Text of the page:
In modern industrially scaled animal breeding the housing is very important. Since the product price is mainly determined by the costs of feed and energy, much research has been devoted to reducing these costs. One result was raising birds in a high-density population.
The MELLER research program has produced overwhelming evidence in favour of the use of cages. These striking results are best illustrated by comparing a group raised in cages with another raised conventionally. The two groups were composed of the same farm with the same management, fed the same food and under the same weather conditions.
Clearly, greater financial benefits can be reaped when the underlying factors are taken into account:
- No more litter and all its related problems. Litter is not always available, is expensive and has to be removed 5 to 6 times a year, which is not an easy job.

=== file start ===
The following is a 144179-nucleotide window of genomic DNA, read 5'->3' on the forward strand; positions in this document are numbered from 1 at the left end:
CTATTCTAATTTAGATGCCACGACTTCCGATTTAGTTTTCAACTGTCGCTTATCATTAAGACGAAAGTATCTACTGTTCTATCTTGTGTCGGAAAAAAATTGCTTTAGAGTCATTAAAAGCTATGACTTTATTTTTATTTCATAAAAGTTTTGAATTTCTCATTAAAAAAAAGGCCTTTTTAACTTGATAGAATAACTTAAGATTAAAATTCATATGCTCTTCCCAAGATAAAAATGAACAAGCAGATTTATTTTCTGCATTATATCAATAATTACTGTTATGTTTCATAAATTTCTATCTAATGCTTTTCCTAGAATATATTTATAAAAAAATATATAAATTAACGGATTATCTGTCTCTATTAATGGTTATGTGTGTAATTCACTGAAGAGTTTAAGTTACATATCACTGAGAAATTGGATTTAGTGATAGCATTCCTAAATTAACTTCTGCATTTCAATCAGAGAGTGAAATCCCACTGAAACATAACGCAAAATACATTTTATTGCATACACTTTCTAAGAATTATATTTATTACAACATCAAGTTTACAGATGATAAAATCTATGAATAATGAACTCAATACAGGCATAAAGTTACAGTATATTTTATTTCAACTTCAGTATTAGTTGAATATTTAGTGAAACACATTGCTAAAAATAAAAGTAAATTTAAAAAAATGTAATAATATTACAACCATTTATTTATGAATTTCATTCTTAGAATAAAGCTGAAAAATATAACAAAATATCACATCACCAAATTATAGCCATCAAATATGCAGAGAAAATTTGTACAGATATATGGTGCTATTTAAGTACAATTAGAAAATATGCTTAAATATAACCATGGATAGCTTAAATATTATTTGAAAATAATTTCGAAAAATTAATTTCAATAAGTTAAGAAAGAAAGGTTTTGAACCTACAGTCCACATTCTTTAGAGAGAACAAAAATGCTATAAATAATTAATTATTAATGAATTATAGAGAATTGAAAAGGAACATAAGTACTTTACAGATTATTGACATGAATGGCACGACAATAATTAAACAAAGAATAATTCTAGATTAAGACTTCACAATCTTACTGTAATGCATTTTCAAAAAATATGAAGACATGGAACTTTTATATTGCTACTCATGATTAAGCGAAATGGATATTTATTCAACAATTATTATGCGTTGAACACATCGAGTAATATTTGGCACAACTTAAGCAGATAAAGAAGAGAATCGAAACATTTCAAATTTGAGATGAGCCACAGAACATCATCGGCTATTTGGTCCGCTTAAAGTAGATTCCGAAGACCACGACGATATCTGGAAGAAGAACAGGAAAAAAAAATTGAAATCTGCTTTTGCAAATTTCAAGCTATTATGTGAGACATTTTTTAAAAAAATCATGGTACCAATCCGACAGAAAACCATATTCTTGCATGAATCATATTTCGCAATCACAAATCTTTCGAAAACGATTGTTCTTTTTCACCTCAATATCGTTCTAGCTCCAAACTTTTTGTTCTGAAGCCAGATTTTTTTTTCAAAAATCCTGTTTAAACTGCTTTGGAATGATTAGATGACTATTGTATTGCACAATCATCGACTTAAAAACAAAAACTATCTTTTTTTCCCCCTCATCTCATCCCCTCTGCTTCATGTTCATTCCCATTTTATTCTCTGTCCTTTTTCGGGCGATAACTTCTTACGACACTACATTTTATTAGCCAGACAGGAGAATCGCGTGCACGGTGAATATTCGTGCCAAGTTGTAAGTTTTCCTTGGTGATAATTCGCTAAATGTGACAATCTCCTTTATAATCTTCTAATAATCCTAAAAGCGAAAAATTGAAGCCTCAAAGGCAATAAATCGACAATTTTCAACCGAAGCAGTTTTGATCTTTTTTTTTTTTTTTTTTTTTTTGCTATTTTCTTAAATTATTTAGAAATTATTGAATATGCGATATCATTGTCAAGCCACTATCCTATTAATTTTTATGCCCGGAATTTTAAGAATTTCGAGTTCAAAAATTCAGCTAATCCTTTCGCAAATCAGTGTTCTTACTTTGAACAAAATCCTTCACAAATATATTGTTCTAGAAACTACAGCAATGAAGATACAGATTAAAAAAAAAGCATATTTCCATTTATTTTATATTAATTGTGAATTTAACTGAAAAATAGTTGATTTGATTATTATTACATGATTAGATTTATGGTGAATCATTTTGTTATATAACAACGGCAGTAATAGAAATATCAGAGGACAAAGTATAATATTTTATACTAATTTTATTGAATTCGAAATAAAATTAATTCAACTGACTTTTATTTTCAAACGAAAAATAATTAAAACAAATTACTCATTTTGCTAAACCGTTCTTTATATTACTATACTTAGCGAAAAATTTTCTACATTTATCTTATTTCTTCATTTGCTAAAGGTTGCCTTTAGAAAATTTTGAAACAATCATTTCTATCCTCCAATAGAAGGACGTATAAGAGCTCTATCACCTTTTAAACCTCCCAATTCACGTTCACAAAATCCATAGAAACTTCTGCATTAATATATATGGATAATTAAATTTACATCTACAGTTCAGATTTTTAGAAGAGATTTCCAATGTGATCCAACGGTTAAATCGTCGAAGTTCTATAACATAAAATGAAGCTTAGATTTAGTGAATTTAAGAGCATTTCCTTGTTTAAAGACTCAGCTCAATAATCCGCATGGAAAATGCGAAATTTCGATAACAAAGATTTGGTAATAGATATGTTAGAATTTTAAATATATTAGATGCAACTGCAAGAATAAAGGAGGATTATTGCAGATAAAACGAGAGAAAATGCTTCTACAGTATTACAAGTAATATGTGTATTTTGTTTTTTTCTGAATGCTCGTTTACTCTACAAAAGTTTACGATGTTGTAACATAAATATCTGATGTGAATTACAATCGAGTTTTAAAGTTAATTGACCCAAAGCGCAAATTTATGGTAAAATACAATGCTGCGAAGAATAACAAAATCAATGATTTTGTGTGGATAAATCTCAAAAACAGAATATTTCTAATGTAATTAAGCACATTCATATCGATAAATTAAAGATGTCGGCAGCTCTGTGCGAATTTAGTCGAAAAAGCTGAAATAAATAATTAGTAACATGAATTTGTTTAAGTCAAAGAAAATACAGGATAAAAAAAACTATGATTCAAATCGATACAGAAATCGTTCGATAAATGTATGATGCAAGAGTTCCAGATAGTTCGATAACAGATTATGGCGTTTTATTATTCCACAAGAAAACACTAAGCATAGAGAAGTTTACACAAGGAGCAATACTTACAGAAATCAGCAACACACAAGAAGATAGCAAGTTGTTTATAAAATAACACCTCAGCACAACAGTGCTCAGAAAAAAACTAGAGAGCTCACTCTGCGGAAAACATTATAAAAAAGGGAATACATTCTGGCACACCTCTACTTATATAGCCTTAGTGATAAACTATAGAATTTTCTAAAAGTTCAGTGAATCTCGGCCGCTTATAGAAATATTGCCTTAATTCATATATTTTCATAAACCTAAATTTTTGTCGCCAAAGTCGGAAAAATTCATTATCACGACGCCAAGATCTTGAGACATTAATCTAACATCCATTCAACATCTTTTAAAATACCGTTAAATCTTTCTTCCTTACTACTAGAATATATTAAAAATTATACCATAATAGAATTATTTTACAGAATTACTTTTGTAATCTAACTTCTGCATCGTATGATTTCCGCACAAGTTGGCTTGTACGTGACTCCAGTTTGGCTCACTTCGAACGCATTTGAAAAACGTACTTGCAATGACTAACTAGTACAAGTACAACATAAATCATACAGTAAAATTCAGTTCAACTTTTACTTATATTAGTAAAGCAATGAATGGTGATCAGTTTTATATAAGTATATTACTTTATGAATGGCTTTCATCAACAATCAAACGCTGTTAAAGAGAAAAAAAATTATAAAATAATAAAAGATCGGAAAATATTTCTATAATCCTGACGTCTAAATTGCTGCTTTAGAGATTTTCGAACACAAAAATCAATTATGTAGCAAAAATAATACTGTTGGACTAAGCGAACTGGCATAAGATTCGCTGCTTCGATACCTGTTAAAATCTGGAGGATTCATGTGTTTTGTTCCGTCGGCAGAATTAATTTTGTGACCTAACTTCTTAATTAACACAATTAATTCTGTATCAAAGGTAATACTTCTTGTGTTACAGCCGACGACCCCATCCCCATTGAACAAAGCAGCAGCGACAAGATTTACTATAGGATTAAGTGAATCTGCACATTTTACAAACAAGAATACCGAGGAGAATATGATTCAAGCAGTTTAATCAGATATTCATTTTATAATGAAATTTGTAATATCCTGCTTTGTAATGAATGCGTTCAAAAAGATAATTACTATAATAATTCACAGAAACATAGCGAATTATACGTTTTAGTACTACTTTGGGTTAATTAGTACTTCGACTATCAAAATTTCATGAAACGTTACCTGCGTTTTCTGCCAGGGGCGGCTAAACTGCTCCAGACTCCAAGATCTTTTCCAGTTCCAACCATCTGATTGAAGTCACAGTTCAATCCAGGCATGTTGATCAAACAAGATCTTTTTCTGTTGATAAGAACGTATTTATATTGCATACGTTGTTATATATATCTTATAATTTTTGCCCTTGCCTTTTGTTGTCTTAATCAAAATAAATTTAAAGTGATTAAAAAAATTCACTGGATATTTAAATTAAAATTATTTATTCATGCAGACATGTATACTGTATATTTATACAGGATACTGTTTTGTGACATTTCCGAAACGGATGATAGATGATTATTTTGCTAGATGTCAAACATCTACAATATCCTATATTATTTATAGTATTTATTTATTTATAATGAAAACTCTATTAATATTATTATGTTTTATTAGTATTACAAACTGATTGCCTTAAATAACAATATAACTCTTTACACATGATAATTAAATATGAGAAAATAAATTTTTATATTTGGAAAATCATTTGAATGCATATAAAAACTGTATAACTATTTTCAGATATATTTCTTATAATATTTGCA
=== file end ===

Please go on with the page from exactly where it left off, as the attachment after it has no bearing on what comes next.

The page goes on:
- The elimination of litter reduces the risk of diseases (parasites) to almost zero, as there is no longer contact with the manure.
- Lower mortality rate
- Manure can be recycled or used in greenhouses, etc.
- Same or better chicken quality than with conventional systems
- Shorter rearing periods for the same weight (approx. 2 days) or increased weight after the standard period
- More broiler cycles per year due to both the shorter rearing period and the reduced interim periods
- Reaching the same level of automation , e.g. for feeding, drinking cups, manure removal, lighting, heating and ventilation, as with laying cages